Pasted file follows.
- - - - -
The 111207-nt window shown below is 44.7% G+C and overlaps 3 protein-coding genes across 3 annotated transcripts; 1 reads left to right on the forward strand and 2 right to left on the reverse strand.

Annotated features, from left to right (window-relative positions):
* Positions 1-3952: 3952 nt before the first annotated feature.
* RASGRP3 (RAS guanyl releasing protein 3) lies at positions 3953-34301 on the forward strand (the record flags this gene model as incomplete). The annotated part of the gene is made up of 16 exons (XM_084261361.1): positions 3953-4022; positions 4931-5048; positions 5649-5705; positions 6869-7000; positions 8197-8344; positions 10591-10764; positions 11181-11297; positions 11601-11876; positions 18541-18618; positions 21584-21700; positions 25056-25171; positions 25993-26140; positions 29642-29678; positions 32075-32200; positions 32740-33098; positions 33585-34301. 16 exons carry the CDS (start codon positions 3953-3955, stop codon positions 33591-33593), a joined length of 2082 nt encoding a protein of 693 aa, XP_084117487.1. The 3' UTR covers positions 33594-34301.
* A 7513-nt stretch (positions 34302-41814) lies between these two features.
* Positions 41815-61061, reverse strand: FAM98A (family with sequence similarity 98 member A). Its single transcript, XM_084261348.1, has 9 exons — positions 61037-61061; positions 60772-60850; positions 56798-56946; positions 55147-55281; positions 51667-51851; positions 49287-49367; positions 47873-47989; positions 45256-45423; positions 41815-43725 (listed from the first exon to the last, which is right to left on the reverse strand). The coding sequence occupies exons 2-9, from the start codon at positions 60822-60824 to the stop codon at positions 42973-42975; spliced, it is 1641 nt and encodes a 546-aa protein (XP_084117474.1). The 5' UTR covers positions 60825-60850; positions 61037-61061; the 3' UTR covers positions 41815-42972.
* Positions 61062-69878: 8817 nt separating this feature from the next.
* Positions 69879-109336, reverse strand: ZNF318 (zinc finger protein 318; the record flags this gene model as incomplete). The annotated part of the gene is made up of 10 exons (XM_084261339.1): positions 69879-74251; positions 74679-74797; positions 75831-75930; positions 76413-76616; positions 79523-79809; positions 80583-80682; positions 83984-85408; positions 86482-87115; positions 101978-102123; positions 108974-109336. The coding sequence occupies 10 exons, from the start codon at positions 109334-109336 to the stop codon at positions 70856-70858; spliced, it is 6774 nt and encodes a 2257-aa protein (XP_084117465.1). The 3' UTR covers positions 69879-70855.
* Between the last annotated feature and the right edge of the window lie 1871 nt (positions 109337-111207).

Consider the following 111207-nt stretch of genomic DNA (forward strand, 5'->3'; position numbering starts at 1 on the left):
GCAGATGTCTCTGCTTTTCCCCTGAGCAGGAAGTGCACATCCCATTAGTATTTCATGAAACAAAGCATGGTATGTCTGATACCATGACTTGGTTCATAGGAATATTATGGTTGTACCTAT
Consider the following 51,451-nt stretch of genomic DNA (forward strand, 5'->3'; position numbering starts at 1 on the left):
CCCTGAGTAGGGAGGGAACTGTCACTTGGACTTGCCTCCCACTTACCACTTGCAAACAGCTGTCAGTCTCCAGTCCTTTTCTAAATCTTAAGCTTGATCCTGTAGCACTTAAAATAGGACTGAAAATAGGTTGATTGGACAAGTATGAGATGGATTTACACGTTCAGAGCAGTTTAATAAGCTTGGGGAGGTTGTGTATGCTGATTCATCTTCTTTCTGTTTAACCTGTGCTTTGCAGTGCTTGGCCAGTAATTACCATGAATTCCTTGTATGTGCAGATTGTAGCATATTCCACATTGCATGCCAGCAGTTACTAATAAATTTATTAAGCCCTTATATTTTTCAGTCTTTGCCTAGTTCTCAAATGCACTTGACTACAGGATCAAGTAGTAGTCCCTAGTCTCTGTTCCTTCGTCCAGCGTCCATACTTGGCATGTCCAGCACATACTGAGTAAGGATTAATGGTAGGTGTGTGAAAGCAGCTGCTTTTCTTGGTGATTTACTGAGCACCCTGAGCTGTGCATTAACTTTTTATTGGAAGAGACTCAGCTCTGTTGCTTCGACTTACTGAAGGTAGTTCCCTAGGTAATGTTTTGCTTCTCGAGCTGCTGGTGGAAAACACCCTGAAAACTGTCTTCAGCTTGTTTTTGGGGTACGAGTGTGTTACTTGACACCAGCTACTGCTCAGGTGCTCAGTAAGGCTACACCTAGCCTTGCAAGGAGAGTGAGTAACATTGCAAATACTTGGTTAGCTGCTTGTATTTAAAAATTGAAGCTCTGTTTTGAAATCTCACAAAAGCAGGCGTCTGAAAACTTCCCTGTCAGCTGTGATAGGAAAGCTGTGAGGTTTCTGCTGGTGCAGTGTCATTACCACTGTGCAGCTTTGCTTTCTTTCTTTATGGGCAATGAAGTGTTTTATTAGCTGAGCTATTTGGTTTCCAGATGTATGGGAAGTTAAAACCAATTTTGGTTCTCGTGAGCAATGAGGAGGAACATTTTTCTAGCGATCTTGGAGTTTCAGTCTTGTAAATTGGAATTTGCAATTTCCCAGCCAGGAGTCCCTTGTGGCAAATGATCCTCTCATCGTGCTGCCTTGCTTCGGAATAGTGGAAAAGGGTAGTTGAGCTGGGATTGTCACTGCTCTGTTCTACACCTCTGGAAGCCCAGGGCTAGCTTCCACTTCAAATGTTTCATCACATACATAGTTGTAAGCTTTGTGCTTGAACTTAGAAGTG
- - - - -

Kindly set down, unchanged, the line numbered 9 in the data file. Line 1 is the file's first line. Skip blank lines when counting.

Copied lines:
* Between the last annotated feature and the right edge of the window lie 1871 nt (positions 109337-111207).